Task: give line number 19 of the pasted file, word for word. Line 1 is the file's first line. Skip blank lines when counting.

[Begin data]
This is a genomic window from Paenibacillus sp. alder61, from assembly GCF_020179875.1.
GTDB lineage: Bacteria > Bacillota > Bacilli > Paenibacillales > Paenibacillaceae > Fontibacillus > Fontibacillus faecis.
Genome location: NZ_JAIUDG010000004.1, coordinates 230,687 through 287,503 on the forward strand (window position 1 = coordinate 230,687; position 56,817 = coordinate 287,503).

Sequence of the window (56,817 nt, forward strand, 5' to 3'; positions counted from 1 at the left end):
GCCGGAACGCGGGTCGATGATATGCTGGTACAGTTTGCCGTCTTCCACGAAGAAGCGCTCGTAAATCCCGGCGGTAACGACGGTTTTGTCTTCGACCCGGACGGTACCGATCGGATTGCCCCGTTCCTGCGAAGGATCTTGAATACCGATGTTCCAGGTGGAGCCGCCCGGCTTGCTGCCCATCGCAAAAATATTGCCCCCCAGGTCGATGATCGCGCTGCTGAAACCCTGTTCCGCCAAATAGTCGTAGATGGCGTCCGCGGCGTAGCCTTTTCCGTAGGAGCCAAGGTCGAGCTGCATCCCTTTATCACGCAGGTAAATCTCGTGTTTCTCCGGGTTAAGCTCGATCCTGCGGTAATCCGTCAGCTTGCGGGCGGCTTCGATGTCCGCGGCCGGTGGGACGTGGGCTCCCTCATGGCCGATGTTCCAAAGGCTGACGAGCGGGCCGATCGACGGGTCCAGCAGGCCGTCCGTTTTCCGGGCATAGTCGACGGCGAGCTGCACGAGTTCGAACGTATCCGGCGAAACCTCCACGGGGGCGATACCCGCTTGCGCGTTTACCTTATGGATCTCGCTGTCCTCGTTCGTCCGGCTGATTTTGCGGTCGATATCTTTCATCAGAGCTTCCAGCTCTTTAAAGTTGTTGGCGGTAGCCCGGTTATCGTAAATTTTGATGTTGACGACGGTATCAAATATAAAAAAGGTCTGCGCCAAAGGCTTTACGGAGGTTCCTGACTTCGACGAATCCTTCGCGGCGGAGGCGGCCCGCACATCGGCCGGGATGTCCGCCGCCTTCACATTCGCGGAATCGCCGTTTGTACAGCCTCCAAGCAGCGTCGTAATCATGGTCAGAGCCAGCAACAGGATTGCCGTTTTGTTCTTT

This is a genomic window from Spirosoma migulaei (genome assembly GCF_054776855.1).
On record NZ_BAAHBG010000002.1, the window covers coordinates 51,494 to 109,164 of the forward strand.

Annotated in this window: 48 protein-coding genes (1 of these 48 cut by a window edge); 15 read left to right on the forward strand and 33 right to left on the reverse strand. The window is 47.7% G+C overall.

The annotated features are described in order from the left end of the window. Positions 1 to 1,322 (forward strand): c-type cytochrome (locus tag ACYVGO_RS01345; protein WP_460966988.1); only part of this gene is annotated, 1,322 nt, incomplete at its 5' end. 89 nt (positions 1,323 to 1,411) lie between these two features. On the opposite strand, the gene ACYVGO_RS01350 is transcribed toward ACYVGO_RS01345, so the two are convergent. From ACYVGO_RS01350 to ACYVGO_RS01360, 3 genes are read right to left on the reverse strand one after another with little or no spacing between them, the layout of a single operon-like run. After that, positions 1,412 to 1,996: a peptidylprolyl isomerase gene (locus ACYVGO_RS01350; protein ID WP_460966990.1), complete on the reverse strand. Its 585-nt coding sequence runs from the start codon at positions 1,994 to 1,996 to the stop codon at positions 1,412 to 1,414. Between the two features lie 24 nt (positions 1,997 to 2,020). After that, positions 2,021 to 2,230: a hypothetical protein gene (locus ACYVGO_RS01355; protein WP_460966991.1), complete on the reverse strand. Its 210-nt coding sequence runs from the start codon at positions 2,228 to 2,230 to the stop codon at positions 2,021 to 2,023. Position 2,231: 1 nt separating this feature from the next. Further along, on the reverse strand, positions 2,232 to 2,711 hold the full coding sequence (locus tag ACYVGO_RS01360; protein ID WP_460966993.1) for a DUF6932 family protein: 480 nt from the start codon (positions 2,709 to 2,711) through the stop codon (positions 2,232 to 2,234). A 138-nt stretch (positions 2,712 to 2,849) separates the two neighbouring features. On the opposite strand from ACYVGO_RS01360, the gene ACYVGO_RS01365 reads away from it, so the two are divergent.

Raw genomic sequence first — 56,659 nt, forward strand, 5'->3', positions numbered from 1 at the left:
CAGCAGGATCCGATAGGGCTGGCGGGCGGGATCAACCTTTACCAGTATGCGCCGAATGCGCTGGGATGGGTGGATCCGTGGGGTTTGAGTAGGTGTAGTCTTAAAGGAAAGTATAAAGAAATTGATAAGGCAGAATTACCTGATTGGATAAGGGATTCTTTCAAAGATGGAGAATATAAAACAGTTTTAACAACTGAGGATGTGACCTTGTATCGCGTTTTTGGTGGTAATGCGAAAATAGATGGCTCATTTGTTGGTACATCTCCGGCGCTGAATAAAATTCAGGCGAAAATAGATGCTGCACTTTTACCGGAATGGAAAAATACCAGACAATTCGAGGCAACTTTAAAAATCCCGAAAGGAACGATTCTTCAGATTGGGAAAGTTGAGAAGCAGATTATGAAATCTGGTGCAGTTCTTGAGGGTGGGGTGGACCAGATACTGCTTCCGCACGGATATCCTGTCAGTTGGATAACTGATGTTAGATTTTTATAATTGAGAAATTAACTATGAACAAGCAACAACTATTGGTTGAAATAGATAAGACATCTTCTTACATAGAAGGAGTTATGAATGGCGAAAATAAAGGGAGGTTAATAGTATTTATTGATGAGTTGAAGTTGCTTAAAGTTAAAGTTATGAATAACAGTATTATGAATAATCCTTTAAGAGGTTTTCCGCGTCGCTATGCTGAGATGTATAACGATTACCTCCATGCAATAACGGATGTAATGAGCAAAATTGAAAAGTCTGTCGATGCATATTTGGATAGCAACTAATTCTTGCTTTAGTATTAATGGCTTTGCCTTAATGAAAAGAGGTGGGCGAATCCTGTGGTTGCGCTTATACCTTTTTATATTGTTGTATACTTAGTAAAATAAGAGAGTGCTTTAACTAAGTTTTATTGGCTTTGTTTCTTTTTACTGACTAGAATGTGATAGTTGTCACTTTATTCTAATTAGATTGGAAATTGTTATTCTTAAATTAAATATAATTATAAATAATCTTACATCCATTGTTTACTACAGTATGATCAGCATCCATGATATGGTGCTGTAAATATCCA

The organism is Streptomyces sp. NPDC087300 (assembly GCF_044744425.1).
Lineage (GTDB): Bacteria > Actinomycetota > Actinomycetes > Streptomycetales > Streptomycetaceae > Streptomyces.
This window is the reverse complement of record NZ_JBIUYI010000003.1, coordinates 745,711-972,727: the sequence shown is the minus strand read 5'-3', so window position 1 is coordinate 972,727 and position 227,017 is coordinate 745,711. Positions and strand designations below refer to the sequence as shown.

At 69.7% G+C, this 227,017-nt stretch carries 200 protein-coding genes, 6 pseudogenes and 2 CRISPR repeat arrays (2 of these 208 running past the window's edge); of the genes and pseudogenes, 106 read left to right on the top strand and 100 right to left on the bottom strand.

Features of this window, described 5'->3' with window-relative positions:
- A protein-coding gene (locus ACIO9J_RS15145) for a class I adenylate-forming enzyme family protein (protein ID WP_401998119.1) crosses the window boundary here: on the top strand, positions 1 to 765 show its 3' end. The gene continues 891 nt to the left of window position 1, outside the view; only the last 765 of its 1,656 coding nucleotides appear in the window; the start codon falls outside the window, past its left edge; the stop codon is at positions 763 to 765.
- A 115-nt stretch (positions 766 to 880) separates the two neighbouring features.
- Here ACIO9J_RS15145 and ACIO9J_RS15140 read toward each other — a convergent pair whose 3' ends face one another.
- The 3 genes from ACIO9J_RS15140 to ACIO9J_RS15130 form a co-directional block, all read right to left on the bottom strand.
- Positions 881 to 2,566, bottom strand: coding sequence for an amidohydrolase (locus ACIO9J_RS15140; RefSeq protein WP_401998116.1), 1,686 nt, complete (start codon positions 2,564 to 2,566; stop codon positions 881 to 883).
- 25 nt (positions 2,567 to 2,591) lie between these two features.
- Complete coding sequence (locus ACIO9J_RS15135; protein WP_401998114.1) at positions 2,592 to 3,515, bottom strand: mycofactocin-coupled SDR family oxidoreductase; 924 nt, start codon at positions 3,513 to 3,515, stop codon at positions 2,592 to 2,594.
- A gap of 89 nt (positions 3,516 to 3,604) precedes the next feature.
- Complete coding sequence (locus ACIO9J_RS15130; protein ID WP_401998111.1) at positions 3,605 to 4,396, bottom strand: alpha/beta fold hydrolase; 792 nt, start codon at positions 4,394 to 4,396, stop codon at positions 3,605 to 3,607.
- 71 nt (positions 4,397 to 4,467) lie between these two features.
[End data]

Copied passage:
- Here ACIO9J_RS15145 and ACIO9J_RS15140 read toward each other — a convergent pair whose 3' ends face one another.